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The fire still burns: Candrea eyes changes after Series-less season

Oklahoma celebrates at Hillenbrand Stadium after eliminating Arizona at an NCAA Super Regional. ESPN3 screenshot

It was 5:30 p.m., and almost all was quiet at Hillenbrand Stadium.

ESPN personnel were packing up equipment. The clean-up crew was patrolling the grounds. The Arizona sports information staff was wrapping up the unhappy news.

Wildcats softball coach Mike Candrea had just left the stadium, walking across the outfield grass, past the eight national championship banners, past the spot on the right field wall that marks all 22 of the team’s appearances in the College World Series.

There won’t be any additions to those tributes in the offseason.

There won’t be any more Arizona softball this season.

“It’s agonizing,” Candrea said following a 5-2 loss to Oklahoma on Saturday that eliminated the Wildcats from the best-of-three NCAA Super Regional. “It’s agonizing.”

Candrea heads off into the offseason to do whatever it is that coaches who aren’t going to the College World Series do. He has little experience in that. None since 1987. But if there is one thing Candrea is promising, it’s change.

A change of culture. A change in attitude. A change in personality. Change in personnel, beyond the loss of catcher Stacie Chambers, outfielders Brittany Lastrapes and Lauren Schutzler. and backup second baseman Victoria Kemp.

“I was pretty blunt with the kids,” Candrea said.

“I basically told them that we’ve got way too much dead weight on this team, and that is going to change. If you can’t help us to compete for a national championship, then we need to take a look at your future and what you’re doing. I think sometimes this game has become a social gathering. …

“My job is to compete for national championships, and I really didn’t feel like we did enough this year to really earn the right to play well when it came down to crunch time.”

And they didn’t.

Oklahoma did.

The Wildcats showed some grit in putting near-constant pressure on Oklahoma ace Keilani Ricketts, but they were 0-for-17 in two games with runners in scoring position and failed to break through until Lini Koria hit a two-run homer with two outs in the seventh on Saturday.

“We got beat by a better team,” Candrea said.

He hasn’t had to say that much in the past couple of decades or so.

This was just a unique season in which he reached deep and repeatedly into his bag of motivational tricks … and got a lot of blank stares in return. The team put in the required practice work, he said, but there was far too little of the “above and beyond” mindset that usually defines championship teams.

He called this team “too nice.” It was active in the community, it was one of his best academic teams, but it lacked the internal fire of many of Candrea’s teams, certainly of his championship teams.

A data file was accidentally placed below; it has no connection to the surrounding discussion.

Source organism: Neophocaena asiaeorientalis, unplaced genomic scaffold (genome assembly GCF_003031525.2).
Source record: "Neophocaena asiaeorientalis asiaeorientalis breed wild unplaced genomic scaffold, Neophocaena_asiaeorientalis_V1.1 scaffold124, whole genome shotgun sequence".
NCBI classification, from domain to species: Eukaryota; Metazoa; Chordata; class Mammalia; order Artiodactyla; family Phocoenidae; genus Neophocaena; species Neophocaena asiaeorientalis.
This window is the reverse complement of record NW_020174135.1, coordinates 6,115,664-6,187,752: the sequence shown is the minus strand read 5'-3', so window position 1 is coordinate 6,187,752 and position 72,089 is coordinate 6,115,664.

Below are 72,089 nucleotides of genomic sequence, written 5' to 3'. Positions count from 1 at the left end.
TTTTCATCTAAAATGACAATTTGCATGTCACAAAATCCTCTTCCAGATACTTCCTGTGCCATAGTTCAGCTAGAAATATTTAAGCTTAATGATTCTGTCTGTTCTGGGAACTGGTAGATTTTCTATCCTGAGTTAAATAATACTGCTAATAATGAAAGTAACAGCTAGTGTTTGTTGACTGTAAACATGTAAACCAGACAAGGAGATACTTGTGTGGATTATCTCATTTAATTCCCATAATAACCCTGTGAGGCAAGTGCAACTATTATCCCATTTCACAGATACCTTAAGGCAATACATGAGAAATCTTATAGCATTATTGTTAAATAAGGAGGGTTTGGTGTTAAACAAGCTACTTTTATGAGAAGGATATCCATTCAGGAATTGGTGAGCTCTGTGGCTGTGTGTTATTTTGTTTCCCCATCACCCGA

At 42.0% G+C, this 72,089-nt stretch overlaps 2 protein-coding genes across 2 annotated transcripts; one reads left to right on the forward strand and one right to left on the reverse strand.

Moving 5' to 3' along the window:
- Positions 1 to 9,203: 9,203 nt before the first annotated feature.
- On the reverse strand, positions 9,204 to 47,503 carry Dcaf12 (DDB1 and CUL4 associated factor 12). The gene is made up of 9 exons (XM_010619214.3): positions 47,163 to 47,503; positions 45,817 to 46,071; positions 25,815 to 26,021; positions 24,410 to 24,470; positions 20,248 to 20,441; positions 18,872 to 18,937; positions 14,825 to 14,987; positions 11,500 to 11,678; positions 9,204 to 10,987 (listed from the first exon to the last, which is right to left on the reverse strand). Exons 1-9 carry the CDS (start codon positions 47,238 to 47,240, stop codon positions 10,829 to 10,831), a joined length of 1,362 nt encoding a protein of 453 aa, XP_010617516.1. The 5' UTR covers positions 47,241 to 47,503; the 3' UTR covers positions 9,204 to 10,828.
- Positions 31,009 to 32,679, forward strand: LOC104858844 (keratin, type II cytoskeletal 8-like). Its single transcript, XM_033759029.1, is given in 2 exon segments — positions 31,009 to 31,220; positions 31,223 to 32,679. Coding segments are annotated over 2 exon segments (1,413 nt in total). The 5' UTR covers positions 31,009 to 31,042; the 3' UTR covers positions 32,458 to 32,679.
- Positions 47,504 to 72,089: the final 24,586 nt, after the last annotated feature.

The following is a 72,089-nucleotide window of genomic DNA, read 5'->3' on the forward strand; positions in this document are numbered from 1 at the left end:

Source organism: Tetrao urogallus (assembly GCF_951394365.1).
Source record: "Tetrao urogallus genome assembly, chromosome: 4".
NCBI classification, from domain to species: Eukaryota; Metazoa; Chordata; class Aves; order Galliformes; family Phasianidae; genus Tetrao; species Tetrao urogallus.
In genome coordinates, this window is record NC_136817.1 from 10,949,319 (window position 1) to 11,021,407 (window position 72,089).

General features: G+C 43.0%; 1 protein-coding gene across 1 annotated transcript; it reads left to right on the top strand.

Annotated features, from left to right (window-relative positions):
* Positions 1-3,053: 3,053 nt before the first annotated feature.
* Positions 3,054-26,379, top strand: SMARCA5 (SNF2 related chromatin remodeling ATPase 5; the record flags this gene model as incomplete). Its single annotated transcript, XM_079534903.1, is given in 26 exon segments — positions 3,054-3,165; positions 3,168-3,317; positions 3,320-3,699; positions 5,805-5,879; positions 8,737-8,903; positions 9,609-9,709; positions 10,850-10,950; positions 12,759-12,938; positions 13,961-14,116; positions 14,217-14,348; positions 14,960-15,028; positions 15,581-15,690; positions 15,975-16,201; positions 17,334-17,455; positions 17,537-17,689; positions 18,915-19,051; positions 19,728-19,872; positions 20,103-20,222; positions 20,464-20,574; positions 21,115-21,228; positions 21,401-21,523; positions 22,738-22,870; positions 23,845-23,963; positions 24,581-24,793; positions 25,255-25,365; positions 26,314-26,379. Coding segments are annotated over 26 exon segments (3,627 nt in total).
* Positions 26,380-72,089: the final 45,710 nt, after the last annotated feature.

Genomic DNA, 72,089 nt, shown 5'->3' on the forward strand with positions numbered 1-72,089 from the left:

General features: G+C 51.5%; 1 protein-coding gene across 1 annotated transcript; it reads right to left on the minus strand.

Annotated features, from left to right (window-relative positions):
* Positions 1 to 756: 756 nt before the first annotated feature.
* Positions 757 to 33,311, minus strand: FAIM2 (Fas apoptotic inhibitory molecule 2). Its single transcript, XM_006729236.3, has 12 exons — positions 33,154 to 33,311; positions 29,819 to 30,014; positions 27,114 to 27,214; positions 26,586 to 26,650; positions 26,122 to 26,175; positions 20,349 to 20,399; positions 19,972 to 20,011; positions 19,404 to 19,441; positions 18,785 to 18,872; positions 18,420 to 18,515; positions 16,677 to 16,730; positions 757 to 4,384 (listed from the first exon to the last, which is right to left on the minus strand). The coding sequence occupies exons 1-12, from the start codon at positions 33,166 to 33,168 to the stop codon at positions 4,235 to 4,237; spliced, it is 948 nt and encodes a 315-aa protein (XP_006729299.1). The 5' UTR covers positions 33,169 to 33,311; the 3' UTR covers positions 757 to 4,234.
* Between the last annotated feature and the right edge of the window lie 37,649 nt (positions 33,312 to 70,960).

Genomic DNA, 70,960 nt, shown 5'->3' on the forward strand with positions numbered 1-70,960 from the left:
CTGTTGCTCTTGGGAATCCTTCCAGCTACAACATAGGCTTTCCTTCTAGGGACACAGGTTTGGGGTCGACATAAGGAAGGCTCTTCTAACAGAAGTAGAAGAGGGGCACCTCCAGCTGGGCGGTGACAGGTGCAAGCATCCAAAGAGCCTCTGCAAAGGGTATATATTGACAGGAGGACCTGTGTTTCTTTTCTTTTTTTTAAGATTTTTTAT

“I was really pissed that it takes our crowd to get our kids going. You know what I mean?” Candrea said.

“I told them, we owe an apology to these fans. You guys drew more fans here this year than any team that has every played here. … I told them we owe them a hell of a lot more than what we were giving.”

He told a story about how some of his early teams at Arizona would have three-on-three Wiffle ball competitions at the end of fall practice.

“I remember every time I did that, I had to break up fights. They were playing to win,” Candrea said.

“These kids …,” he added, his voice trailing off.

What Candrea wants now are photos and videos of the Sooners celebrating on Arizona’s field, in Arizona’s dugout, of Oklahoma players running out of that dugout to shower coach Patty Gasso with ice water.

How would having to look at those pictures every day be for offseason motivation for Arizona? Would that light a fire?

“Sometimes you have to have this happen to really appreciate not having it,” said Candrea, who will meet individually with the players on Tuesday.

No doubt, Arizona has had it good for a lot of years. Perhaps too good. Perhaps there has been a sense of what ailed the men’s basketball program late in the Lute Olson years — a sense of entitlement, the sense that “Arizona” on the front of the jersey was enough.

“This season has taught me a lot as a person,” Schutzler said.

“You really get what you deserve. If you put in the work and you struggle, then you are going to succeed. I think we just didn’t put in the work in the offseason and during the season every day that we needed to.

“That resonates with me, and I know for the rest of my life, if I want to go places and I want to be successful, I’m really going to have to work hard, because that’s what it takes.”

The last time a Candrea-coached Arizona team failed to make the World Series was 1987. His personal streak of 21 consecutive appearances is over. (The Wildcats also failed to advance in 2004 when Candrea was coaching the U.S. Olympic team and Larry Ray was the interim head coach. Ray took the team to the Series in 2008.)

Candrea is 54 now. College softball has changed from when he was 34, from when he was 44. For most of the 1990s, Arizona was really threatened by only one team — UCLA. Those days are gone. There are far more good teams, far more schools and conferences who have invested in softball.

He said when he reflects on this season, he’ll think: “I didn’t do my job. I take it personally. That, I think is what drives me.

“I will say one thing right now,” Candrea added.

“When I don’t have the drive and the burning desire to be the best, then it’s time for me to retire and go play golf every day and let that game beat me up.”

He still has that burning championship desire. Can he find players who do too?

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